After “Too Much,” we are hit with the album’s existential tour de force, the eight-minute title track– a grotesque, haunting, and, in the end, heartbreakingly beautiful piece of spiritual questioning about death and the meaning of life. But Sufjan isn’t any more sure of anything here than when he was talking about love. Though a well-documented Christian (his album Seven Swans even told a few Bible stories), Sufjan seems to be questioning his faith here as well. In the chorus he sings, “This is the Age of Adz [whatever that means], eternal living!” before he tells us that “when it dies, it rots.” The term “eternal living” is confusing, especially as Sufjan, in the confessional final section, takes the more humanist mantra: “When I die / I’ll rot / But when I live / I’ll give it all I’ve got.” The rest of the song’s lyrics are more complex still, full of hard-to-decipher lines about eternity, the weight of time, the “premonitions of believers,” fantasy vs. reality, and a veiled reference to the face of Jesus. In the eight minutes of “The Age of Adz,” Sufjan raises the stakes for what this album is about, preparing the listener for everything that is to follow, and – frustratingly – giving as much insight as we’ll get (until the end) about what it all really means.
Throughout The Age Of Adz we are confronted with impossibly vague lyrics delivered passionately and desperately, combined with music that jumps around from electronic business to orchestral chaos to washy choirs and strings, without ever settling down anywhere for a couple minutes. It is apt that there are recurring lines about not being “at rest,” which seems to be what Sufjan is searching for. And while (given the nature of this album) we could go on and on discussing and debating what each song and each line could mean, it’s probably best to simply acknowledge the “not at rest” theme and then skip right to the closing track, which takes up a third of the album’s running time.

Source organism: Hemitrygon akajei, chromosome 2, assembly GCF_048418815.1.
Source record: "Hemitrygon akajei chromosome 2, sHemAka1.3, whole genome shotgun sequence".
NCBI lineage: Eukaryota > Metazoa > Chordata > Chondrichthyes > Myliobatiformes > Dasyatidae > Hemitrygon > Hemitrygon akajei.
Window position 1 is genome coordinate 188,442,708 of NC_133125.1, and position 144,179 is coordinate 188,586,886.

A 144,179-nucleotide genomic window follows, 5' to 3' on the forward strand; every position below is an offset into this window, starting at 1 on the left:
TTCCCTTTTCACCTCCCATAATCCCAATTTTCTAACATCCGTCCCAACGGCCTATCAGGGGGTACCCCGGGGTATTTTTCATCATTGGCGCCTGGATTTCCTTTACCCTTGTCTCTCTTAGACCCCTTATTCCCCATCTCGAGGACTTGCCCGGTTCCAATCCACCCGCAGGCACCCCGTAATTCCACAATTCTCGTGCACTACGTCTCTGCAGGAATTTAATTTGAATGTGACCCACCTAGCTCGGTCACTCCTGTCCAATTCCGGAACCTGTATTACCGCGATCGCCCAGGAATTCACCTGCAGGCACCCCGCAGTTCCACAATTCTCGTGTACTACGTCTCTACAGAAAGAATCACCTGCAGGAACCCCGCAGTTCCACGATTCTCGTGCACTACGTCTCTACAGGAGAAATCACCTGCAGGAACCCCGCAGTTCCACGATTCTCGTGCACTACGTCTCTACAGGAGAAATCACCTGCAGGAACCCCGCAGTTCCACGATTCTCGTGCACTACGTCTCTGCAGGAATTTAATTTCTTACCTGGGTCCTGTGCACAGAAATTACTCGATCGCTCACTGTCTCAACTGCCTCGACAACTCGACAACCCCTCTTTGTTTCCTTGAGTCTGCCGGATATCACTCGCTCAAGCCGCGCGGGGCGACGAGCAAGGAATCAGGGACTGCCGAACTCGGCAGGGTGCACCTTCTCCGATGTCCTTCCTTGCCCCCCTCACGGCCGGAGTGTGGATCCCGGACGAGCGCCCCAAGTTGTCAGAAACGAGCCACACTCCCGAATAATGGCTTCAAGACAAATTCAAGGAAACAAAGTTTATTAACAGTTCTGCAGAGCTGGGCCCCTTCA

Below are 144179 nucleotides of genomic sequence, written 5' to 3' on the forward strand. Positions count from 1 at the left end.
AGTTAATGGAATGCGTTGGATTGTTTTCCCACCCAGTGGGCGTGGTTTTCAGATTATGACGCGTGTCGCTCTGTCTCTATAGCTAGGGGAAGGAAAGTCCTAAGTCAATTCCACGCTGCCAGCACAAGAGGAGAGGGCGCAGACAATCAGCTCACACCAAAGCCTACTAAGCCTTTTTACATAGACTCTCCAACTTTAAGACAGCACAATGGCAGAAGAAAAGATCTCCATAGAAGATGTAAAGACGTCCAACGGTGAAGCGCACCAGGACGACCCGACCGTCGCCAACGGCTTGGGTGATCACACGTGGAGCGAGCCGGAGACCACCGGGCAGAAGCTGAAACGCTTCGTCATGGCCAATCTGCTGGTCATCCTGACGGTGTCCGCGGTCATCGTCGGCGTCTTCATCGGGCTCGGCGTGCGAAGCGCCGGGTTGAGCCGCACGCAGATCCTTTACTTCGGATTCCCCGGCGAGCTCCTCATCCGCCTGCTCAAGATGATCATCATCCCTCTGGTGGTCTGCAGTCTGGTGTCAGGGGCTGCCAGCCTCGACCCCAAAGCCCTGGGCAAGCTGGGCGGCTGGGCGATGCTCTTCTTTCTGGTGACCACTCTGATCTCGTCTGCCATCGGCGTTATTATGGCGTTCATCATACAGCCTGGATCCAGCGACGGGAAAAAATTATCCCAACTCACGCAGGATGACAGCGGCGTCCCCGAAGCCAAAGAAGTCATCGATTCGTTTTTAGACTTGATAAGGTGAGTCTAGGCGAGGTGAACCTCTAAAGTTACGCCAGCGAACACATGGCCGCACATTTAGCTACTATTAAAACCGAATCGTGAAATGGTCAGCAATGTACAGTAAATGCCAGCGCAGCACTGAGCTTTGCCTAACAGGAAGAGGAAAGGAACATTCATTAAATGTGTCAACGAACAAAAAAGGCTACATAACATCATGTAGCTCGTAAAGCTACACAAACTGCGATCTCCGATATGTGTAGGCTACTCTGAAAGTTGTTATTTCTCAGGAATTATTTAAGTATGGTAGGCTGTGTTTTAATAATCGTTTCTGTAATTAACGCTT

“Impossible Soul,” while certainly impossibly long, and possibly over-indulgent, does indeed deliver to the listener a final, all-encompassing meditation on the album’s main themes. The lovely first section (reminiscent of Michigan’s “Vito’s Ordination Song”) begins by specifically addressing a woman as the “lover of my impossible soul” and showering her with apologies for “freaking out,” “wigging out,” and generally “trying to be something that I wasn’t at all.” Then, although it’s unclear whether he’s talking about this relationship, love in general, or his faith, he drops one of his most explanatory verses: